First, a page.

Trump’s America: Financial Failure or Flourishing?

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President Donald Trump is no stranger to claiming credit for just about anything that pops into his head. Two examples of this are the strength of the stock market and the US economy in general, both of which are doing pretty well.

As far as he’s concerned, the country’s entire economy was on the brink of disaster when he (unexpectedly) won the post of POTUS. He’d make no secret of his disdain for former President Barack Obama, suggesting that his own appointment was the best thing to happen to the US economy in recent history.

Not to mention, it is necessary to avoid economic ruin.

“When I took over this economy, this economy was ready to crash,” he said in an interview last October.

“We were at 1% GDP. Now we’re at 4.2%. It was ready to crash. It was the worst. If you look at the Depression—from the Great Depression—it was the worst recovery in the history of our country.”

Unsurprisingly, his remarks don’t paint a particularly accurate picture. On one hand, he’s right about achieving a 4.2% domestic product growth rate for one quarter in early 2018. Nevertheless, the quarter he was actually referring to saw a somewhat lower rate of growth at 2.6%. And Obama didn’t exit his presidency with a GDP rate of 1%; it was 1.6% for the year as a whole and 1.8% for his final quarter.

As usual, somewhat inflated and deflated numbers support his argument.

Nevertheless, he continued (in an entirely different interview) to suggest that his efforts are driving the United States into a more prosperous and powerful financial position than ever before.

“We’ve probably had the greatest first two years of any president in our history in terms of what we’ve accomplished with employment, with GDP, with everything,” he stated with confidence earlier this year.

“Instead of being up almost 50% with the stock market, you would have been down 50%.”

impressive figures, but massively overinflated once again. For those who care to look at the actual numbers, the stock market is actually up approximately 23% since Trump’s appointment—nowhere near 50%.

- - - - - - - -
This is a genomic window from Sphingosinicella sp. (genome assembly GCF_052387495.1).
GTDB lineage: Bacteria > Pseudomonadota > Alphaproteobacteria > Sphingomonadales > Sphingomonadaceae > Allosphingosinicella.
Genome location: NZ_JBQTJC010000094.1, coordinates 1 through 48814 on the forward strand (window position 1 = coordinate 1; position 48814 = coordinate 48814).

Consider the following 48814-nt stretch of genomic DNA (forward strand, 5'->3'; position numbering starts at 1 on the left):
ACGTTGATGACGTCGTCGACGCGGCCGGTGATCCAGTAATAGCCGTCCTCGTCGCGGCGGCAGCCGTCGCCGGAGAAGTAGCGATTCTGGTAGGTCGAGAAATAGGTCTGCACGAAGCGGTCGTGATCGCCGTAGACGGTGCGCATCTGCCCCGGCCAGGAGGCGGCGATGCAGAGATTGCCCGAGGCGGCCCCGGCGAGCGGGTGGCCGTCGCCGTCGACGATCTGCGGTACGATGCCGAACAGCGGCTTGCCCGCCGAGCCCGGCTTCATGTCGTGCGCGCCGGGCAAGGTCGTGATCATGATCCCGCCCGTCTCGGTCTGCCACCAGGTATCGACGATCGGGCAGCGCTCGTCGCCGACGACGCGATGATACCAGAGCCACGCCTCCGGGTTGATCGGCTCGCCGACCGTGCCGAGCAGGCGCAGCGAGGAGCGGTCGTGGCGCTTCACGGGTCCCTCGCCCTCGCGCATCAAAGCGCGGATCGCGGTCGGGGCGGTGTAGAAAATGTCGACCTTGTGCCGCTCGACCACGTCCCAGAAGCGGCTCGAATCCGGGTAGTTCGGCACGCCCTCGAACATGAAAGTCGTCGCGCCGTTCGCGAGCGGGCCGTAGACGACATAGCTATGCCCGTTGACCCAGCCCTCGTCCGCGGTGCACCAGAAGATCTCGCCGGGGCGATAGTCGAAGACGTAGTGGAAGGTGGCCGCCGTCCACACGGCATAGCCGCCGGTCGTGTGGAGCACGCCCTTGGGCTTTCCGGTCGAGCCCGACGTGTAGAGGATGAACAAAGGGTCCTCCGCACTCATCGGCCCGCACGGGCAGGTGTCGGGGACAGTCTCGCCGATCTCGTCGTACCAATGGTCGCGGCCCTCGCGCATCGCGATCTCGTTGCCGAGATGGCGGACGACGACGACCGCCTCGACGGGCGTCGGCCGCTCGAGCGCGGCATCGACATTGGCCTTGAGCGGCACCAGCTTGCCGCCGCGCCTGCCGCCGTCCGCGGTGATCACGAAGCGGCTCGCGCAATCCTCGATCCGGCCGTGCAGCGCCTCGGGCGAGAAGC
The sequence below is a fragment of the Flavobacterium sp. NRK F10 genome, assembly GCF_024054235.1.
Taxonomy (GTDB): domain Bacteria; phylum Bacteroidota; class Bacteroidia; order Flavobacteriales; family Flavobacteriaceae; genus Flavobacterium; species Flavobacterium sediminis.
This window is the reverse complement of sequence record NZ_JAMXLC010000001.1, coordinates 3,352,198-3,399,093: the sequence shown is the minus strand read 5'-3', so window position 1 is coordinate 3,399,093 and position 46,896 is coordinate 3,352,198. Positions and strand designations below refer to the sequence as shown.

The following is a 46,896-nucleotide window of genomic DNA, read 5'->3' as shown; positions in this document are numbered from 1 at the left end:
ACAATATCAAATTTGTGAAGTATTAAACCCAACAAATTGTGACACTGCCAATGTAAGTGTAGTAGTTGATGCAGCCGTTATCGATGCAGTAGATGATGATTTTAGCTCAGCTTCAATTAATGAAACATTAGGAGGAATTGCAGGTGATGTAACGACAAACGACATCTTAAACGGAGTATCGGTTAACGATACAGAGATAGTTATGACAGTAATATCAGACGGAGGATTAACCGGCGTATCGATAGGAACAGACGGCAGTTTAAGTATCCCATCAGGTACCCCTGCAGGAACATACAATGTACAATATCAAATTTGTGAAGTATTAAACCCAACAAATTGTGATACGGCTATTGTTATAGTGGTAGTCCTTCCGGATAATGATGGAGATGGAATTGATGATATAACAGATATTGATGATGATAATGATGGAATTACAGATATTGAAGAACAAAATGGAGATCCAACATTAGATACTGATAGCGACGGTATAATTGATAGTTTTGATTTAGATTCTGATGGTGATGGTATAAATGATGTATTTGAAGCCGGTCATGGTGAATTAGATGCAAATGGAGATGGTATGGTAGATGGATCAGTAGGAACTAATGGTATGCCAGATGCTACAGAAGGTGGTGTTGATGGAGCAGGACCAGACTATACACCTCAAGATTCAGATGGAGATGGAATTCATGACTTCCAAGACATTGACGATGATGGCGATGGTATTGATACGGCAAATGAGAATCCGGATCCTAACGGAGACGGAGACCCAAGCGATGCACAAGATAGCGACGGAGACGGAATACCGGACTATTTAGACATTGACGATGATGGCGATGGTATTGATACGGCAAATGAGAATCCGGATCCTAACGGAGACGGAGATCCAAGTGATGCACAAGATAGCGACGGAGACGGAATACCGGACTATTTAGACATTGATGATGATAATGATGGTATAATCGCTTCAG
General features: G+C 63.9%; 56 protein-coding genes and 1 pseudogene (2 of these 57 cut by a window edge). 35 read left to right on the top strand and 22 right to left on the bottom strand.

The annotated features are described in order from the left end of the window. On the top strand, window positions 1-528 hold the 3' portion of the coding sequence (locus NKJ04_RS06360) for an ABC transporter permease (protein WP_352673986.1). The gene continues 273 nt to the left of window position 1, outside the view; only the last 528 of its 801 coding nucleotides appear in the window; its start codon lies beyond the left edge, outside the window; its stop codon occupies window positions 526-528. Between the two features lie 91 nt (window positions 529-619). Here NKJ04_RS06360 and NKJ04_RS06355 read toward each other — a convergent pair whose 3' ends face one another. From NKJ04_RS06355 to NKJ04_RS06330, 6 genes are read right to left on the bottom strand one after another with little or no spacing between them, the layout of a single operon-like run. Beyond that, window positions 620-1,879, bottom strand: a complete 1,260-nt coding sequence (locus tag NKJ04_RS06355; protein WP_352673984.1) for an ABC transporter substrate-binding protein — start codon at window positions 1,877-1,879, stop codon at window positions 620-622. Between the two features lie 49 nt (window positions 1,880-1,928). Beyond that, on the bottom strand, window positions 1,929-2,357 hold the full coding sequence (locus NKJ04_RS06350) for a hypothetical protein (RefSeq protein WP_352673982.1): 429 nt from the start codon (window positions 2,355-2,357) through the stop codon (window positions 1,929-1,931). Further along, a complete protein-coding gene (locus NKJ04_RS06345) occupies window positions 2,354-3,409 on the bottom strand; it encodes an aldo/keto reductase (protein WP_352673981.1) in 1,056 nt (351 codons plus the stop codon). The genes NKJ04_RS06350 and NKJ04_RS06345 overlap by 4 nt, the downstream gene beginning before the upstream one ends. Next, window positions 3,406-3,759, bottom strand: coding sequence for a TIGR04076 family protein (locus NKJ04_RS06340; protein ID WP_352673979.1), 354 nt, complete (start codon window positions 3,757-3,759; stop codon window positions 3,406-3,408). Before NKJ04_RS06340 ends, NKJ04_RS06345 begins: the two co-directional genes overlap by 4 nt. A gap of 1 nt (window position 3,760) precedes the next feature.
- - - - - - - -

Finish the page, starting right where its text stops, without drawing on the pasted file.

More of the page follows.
Still, you can’t deny that a 23% increase is anything but positive progress. Back in 2016, Trump made a pretty clear promise to his would-be voters.

“We’re going to make America wealthy again,” he stated.

“You have to be wealthy in order to be great.”

But what he may have failed to point out is the way in which his subsequent policies would focus more on significant gains for the already-wealthy. The Trump tax cut was introduced as promised, which left some of the country’s richest individuals and most prosperous businesses even better off.

In the meantime, America’s middle class has been dealt a hammer blow.

Job growth has slowed significantly, and wages remain stagnant across much of the country. Farmers are suffering enormously as a result of Trump’s escalating trade wars; mass closures are wiping out coal mines; and strikes among educators are becoming more common.

If all this wasn’t enough, healthcare costs and prescription drug prices are skyrocketing, house prices are on the rise, and America’s student debt crisis is as healthy as ever.

On the whole, it’s estimated that close to 85% of all the benefits of the tax cuts introduced by Trump will ultimately benefit the nation’s richest 1%. So while the economy of Trump’s America may be flourishing in some ways, the benefits aren’t being felt by those who matter most—the average American household.